Compare/Contrast Spendor Classic vs. Harbeth speakers

I'm in the market to replace a 20+ year old pair of ProAc Response 1.5 floorstanders. I intend to go with monitors due to not wanting to deal with the weight/s of floorstanding speakers these days.


I have auditioned at a dealer the Dynaudio Contour 20i and Heritage Specials. Good sounding speakers: dynamic, good soundstage and imaging, and detailed. I could certainly live with the Dynaudios, but I'm keeping my options open right now.

Next up was Harbeth 30.2XD and Harbeth C7ES3 XD. The Harbeths have the midrange magic in spades, slightly less dynamic, and imaged well. The 30.2s ran out of bottom end what seemed like the 55-60Hz range. I want a bit more meat on the bones in the lower frequencies, at least down to 40-ish Hz with the mix of music I routinely listen to. The dealer did not have the SHL5 speakers available for demo, but may be too large for my 10x16 (speakers on long wall) space.

I am interested in hearing from members that have owned both Harbeth and Spendor Classic speakers. Unfortunately, the nearest Spendor dealer is over 3 hours away. I'm interested in the 2/3, 3/1, maybe 1/2 which might be large for my space. The speakers would be 2 to 2-1/2' from front wall, listening chair 7-8' from speakers against opposite wall. The room is treated, but not overly damped.

Any feedback from members that have owned both speaker brands would be appreciated. Thank you.


I've heard the 40.2 (dealer, show, own system) and the Classic 100.  I liked them both very much, just giving the nod to the Harbeth, but it was close.  The Classic 100 was in a very different room/system, and sounded a tad more forceful/energetic/muscular, but much more similar than different.  Over various iterations both Harbeth and Spendor Classic have been edging gradually towards a slightly more "modern" (i.e. less mellow) sound.  Both are very much worth auditioning, as is Graham, which is even more difficult to hear in the large tracts of the US.  Given the current pricing of Harbeths in the US, and the slight changes made to the XD, my recommendation is to look at gently used pairs going back one or two generations, as discussed in another recent thread.


Thanks for the input. You're definitely correct that is difficult to audition many brands these days. Dealers that carry ProAc, Stirling and Graham are well outside of my area.

Quoting myself from a few other threads:


Between my SP2/3R2 and my Harbeth M30.2 (now sold) I prefer the former. Warmer, more exuberant, joyful or friendly I would say, with better lit mids, nice highs, bigger sound and in most cases I prefer their acoustic timbres reproduction. The Harbeth's are more "serious", they wear a costume with an appropriate tie so to speak, have a bit of a bump around 100Hz and the classic BBC dip in the midrange, a very (objectively speaking, more) refined tweeter and their less extended bass is clearer, tighter and with good (better?) texture. I must admit that the M30.2 played the most astonishingly realistic string quartet I've ever heard, though, they are great with violin and cello.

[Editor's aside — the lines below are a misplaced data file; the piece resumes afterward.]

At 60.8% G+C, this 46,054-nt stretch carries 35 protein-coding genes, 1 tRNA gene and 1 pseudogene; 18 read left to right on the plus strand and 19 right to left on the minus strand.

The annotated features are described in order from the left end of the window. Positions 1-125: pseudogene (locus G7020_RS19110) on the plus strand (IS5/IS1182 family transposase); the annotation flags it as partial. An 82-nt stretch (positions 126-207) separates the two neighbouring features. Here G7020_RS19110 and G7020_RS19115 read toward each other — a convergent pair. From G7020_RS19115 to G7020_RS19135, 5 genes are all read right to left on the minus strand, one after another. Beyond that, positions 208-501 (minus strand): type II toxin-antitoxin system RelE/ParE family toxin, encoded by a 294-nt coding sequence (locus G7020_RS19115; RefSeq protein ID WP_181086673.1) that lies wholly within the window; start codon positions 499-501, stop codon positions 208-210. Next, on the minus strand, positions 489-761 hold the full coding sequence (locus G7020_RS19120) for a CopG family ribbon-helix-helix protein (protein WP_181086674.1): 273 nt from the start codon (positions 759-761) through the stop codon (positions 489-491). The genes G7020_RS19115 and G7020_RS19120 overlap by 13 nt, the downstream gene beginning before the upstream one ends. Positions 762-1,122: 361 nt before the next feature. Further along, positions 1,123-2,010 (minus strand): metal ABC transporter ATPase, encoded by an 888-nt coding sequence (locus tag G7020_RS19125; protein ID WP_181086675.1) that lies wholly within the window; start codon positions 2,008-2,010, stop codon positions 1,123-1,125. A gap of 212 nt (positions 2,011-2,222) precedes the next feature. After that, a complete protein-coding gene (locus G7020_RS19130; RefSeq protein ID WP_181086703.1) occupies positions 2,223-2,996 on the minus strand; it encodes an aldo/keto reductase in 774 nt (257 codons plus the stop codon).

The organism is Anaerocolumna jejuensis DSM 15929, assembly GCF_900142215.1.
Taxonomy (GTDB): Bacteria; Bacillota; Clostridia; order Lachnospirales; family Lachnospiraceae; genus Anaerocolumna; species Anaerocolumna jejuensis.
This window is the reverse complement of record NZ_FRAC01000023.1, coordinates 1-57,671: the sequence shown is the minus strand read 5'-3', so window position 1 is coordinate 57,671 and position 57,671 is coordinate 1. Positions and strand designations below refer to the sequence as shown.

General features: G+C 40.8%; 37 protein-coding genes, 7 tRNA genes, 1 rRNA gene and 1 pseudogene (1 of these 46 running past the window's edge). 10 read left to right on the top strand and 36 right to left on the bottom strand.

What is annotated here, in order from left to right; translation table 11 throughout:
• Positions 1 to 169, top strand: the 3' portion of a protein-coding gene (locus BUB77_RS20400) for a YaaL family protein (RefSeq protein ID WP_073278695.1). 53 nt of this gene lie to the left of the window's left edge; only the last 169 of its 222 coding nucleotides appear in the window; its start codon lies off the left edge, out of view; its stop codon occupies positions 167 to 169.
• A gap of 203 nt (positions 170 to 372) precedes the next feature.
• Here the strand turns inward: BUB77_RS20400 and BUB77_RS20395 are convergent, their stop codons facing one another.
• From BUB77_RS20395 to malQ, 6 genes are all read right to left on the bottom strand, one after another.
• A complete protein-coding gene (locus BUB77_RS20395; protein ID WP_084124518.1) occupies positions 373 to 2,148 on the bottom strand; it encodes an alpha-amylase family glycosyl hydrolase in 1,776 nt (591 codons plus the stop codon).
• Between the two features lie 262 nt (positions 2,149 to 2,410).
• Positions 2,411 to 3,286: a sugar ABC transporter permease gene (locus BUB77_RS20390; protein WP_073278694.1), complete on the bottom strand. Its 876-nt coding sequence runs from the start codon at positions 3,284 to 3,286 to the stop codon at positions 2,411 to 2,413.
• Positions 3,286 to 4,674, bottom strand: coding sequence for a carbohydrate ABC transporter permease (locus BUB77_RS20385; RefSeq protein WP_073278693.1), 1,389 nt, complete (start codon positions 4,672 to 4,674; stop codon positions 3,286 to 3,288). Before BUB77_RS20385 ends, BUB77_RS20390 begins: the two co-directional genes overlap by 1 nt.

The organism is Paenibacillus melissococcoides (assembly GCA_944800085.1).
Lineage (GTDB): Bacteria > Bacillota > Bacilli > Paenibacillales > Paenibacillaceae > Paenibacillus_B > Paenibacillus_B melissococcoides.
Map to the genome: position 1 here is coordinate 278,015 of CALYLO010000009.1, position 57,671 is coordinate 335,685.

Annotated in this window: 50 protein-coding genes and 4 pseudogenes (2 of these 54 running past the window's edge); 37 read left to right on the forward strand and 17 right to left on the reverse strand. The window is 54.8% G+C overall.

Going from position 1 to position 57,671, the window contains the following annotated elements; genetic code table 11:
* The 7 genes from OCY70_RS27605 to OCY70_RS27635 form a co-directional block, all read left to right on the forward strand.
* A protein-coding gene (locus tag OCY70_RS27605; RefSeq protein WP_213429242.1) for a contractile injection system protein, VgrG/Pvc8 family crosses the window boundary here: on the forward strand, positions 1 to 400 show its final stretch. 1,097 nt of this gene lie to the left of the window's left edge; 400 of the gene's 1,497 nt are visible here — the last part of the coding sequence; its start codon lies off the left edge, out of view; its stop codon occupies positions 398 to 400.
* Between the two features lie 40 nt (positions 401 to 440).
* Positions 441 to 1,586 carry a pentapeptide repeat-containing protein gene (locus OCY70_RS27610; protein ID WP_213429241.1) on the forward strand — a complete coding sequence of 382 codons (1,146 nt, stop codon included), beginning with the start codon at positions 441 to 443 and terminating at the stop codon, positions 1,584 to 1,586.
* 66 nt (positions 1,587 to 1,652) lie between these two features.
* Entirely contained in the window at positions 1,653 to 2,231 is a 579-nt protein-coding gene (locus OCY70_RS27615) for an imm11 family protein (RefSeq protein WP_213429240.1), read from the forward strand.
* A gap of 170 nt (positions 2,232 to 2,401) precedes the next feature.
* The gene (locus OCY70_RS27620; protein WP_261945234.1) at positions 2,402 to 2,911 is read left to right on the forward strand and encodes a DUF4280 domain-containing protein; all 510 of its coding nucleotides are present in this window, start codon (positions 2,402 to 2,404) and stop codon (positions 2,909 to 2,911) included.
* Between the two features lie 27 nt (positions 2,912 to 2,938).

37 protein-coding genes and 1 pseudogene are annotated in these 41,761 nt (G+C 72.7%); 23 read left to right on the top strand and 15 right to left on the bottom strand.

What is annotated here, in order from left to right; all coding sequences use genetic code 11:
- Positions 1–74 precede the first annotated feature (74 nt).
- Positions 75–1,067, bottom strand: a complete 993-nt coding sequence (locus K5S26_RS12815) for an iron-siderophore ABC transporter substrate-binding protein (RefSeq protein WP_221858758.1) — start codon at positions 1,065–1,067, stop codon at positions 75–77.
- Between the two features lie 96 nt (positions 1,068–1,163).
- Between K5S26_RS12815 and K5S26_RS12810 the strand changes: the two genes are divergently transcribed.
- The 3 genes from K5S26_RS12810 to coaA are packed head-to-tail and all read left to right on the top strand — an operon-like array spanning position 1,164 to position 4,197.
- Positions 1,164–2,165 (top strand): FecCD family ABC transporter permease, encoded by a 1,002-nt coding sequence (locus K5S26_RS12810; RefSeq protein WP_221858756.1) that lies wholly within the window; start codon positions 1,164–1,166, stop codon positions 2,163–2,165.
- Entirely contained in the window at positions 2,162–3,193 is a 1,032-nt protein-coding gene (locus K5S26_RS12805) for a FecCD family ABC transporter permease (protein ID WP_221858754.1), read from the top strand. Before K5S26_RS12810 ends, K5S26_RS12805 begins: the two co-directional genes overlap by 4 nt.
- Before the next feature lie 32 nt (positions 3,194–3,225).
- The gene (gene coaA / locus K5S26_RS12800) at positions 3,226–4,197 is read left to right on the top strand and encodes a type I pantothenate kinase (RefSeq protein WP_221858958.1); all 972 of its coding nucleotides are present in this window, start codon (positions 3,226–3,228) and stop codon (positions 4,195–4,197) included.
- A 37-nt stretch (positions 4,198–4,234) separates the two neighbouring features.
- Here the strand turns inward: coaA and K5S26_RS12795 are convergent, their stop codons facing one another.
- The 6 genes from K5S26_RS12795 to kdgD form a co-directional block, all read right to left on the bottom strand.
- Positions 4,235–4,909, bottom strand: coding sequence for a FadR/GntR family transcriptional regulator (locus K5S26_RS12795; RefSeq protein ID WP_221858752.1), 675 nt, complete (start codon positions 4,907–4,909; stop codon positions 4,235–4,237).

They  (the Spendor's) are amazing. The acoustic instruments are incredibly realistic - great tone and timbre. Piano is great, violin is great, acoustic guitar is astonishing. Very musical and inviting midrange. Low end is a bit slow, not particularly tight / punchy and starts gently rolling off around... 50 Hz? (just a guess) Quite (but not very) smooth and extended highs, good enough in my book.


My Spendor SP2/3R2 (older model, so used only - not sure, but might be slightly preferable to the current Classic Line) vs. HarbethM30.2 Anniversary: the later are quite neutral and the former are warmer. The Spendors are quite detailed in terms of timbre, harmonic, chromatic and textural detail, good fidelity here, but the contours / transients are not so precisely rendered, especially in the bass which is more diffuse. Very musical and fatigue free, though, adept at accurately reproducing acoustic instruments especially violin and guitar. The Spendors shine when partnered with a dynamic amp as they can be a bit sluggish otherwise, I like them a lot with my friend's Exposure 3010 integrated (older, mosfet based model).

I owned a pair of 1/2Es for several years and also auditioned several Harbeths at length. Between Spendor Classic and Harbeth I have a slight preference for Spendor; I just find them a bit more natural sounding. That said, I could easily live with either (Full disclosure, I have a set of Ohms these days.)

Great feedback and information, don q and misstl, thank you. Based on what I’ve read online and here on Audiogon, the Spendor 2/3 seem to be a happy middle between a C7, M30 and the SHL5 form factor, and the Spendor 1/2 and 3/1… more body and heft with a beautiful tonality and non-fatiguing sound. 

agree w @twoleftears

the current gen spendor classics are voiced with more treble energy than their equivalent harbeth counterparts

when i listen to my spendor sp100r2’s (precursor to the classic 100 designation, but same speaker) i need to use cabling etc to manage its slight treble edge if there are zero tubes in the chain, whereas there is no such concern with the harbeth mon 40.3 xd... but the mon 40 also presents music with a slightly ’fatter’ more full bodied midrange

even dialed in to my satisfaction, i find the spendors a little faster, more open sounding, compared to a warmer fuller presentation for the harbeth - a fine difference, a small gradation, but it's there

Thank you to everyone that contributed excellent feedback, which is all of you. In the end, I decided to go with the Dynaudio Contour 20i. With 70+ percent of my music listening being classic rock and blues, I opted for speakers that are more dynamic. The new esotar tweeter is no slouch, and jazz and voices sounded quite nice.